Five Ways to Become Job-Search Savvy

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Some people scour jobs boards, others network like there's no tomorrow. Whatever your job-search strategy, here's five tips to help you stand out from the pack.

Think Strategically

"You never want to get caught behind changes in the marketplace," says Dawn Fay, New York-based regional vice president of Robert Half International. "When the market changes, it's often subtle, so stay ahead of the game." That means reading as much as you can in professional and generic publications and Web sites and constantly nurturing your network to keep the pulse of the hiring climate. "There's always an ebb and flow of demand for certain skills and positions. Stay focused on the big picture," Fay says. "Keep an inventory of your skills and network going and really think things through."

You also may have to learn to think entrepreneurially, to reformat your skills to match morphing market demand - or to create a position for yourself where none may have existed. "Too many people in traditional accounting get tunnel vision and don't see which other parts of their personality can shine," says Jerry Gonzalez, a senior accountant for salary professional services for Robert Half and Accountemps in Seattle. "You have to be flexible, however the market changes. Part of my mantra is not necessarily seeking out change, but being ready for it. Stay positive and be proactive."

Request informational interviews

"Don't be afraid to contact senior managers and ask for informational interviews. It may sound simple but it's seldom done. Everyone goes to Web sites," says Diane Albergo, director of career services and human resources for Financial Executives International, a membership organization of senior-level finance professionals headquartered in Florham Park, N.J. "Explore your network and ask for that time."

One caveat: You can't just call senior people at firms you'd like to work for and ask for an hour of their day. You have to network your way in. "Don't just pick up the phone and say, 'Hey, give me five job leads,'" says Jon Alpert, CFO of New York-based beverage company Apple & Eve. "I'm open to providing an industry overview if the person networked in from a reliable source."

When asked whether he grants informational interviews, Andreas Rothe, senior vice president and global controller of PB, an infrastructure services firm headquartered in New York, says, "If it's a person connected to somebody I know, yes." Rothe recommends registering to networking sites "to connect with people at the companies you're targeting. I know obviously my network. What I don't know is whom they know." By utilizing networking sites, he says, "within two to three degrees of separation, you have access to over one million people."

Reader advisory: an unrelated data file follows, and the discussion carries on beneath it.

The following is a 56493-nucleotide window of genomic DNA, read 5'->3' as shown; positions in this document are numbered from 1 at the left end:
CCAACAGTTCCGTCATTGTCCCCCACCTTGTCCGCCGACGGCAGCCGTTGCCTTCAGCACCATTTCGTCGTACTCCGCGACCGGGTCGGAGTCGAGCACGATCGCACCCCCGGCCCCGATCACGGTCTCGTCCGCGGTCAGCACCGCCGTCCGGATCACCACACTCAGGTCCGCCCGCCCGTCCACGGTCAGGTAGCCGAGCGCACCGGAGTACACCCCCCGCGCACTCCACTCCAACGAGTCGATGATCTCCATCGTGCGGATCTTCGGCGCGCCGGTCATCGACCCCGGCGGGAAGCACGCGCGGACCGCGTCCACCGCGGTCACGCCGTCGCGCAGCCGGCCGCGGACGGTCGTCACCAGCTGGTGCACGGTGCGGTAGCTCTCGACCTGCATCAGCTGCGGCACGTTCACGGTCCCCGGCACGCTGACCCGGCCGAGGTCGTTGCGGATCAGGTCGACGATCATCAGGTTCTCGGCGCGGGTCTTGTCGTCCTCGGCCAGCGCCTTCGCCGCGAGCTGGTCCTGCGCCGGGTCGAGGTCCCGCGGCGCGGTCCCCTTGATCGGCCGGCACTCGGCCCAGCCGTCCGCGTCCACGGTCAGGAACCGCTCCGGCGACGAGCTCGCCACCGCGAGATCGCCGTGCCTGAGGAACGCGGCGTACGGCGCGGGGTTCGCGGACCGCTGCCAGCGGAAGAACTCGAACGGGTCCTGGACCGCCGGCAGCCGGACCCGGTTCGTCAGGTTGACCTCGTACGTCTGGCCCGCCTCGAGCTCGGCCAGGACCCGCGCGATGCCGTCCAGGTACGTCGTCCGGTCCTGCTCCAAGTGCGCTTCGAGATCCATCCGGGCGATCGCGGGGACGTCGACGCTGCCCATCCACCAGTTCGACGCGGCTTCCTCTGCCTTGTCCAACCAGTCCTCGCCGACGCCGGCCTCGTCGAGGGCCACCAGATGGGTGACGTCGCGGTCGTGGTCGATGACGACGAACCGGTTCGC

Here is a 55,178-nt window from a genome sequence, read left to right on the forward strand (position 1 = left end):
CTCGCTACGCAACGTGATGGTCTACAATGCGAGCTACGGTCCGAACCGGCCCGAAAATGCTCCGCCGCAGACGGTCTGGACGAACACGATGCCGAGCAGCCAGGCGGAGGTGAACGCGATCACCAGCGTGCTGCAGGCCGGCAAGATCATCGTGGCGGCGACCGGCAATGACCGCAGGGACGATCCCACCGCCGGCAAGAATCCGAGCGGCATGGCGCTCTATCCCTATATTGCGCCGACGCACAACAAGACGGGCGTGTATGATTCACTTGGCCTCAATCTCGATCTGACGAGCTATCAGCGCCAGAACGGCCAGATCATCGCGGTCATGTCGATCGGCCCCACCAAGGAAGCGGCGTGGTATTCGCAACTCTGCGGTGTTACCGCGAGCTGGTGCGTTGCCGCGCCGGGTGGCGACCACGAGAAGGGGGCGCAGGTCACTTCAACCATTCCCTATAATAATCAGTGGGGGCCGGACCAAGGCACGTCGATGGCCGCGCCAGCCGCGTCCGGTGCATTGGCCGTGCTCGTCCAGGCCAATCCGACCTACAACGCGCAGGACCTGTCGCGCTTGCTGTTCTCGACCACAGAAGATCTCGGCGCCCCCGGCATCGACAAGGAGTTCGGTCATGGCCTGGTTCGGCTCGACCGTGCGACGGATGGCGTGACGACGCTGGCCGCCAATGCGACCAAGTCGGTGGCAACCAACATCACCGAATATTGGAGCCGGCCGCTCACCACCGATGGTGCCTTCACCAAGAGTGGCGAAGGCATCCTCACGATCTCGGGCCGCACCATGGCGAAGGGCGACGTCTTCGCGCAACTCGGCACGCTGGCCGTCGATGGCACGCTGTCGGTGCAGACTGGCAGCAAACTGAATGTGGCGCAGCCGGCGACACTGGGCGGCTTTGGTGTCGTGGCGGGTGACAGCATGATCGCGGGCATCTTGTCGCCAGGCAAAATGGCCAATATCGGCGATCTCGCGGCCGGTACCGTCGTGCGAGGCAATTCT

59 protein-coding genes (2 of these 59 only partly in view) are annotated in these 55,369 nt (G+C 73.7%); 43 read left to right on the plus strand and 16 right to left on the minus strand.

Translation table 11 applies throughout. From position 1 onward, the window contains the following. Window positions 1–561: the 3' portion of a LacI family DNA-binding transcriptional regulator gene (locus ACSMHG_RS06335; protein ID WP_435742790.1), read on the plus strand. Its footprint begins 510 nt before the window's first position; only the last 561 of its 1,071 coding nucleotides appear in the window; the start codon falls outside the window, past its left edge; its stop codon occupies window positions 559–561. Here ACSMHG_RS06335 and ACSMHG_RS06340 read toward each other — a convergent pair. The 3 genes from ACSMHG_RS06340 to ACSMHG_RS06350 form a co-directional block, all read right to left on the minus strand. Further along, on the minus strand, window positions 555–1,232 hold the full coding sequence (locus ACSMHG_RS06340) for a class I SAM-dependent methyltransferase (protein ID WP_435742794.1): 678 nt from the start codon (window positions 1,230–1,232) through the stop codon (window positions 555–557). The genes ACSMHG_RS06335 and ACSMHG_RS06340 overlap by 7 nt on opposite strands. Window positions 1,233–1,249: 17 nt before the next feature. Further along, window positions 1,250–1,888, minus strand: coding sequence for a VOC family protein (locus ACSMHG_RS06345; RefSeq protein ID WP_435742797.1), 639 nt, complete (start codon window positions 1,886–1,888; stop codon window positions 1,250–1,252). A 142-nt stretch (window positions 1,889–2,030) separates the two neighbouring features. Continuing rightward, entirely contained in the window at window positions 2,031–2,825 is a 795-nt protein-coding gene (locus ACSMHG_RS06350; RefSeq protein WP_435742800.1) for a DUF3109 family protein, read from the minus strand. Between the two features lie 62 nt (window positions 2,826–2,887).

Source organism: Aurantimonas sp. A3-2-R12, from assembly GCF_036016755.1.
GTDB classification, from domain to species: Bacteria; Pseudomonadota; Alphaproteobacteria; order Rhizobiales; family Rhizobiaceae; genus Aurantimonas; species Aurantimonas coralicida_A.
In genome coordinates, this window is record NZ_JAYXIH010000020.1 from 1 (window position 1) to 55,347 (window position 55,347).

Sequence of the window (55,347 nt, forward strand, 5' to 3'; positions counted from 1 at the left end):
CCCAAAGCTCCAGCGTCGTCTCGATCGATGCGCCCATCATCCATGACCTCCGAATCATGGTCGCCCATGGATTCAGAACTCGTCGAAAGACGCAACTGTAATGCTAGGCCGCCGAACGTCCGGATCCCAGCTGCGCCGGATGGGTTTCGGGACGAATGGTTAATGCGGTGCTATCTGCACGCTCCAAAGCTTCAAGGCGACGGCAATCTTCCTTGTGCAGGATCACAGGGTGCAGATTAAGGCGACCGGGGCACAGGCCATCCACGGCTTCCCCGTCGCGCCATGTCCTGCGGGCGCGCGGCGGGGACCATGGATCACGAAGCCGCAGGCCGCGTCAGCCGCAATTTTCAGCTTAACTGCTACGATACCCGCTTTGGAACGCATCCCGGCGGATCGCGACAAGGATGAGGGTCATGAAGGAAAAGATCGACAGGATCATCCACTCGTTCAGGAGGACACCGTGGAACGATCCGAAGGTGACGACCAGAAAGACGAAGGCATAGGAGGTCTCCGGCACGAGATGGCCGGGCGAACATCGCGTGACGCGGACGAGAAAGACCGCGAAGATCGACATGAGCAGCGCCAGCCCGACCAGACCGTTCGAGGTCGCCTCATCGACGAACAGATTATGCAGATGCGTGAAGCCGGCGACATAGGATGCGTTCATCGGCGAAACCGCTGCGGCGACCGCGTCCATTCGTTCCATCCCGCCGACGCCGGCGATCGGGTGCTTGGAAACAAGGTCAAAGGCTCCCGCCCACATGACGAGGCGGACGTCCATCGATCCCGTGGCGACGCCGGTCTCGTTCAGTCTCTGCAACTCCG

A second caveat is you must do your homework before you even touch the phone. "You need to prepare. I'm busy and I'm lazy. If you want me to help you, tell me how to help you," Alpert says. "Say, 'This is the information and help I think you can provide.' The art of that is that if you make it easy for me, I'm willing to help you."

Use Visual Aids

"Going through the door and interviewing, you want to wow them as much as you can. Research the company through and through. Bring a presentation - a Powerpoint, for example, or a binder or portfolio - about what you can do for the company, especially for senior-level positions," Diane Albergo says.

"Present alternatives and solutions" that highlight the particular expertise you bring to issues the company faces, she adds. However, she warns against using video. "I don't think it's advisable because it takes a natural acting talent financial people don't have. They come across better in person," Alpert says.

Stand Out From the Competition

"Creativity - not cuteness or cleverness - is important," Albergo says. She suggests creating an addendum to your resume that lists your professional accomplishments and extras, like community service work, for example.

Some people might be inclined to send little gifts to hiring managers, interviewers or people they've met through networking. Albergo mentions sending a book you might have talked about. But while Alpert thinks sending a sleeve of golf balls might be appropriate in some situations, he says it's more beneficial to "send useful follow-up information."

Don't Burn Bridges

Networking is supposed to be a mutually beneficial process. Information is supposed to flow two ways. You never know when you might want to contact someone again. However, Alpert says, "98 percent of the people who network into me never finish the process. I never hear from these guys when they've landed. Stay in touch. Finish the circle. Tell me what you're going to be doing, so I can see if I want you in my network."

Originally published June 18, 2007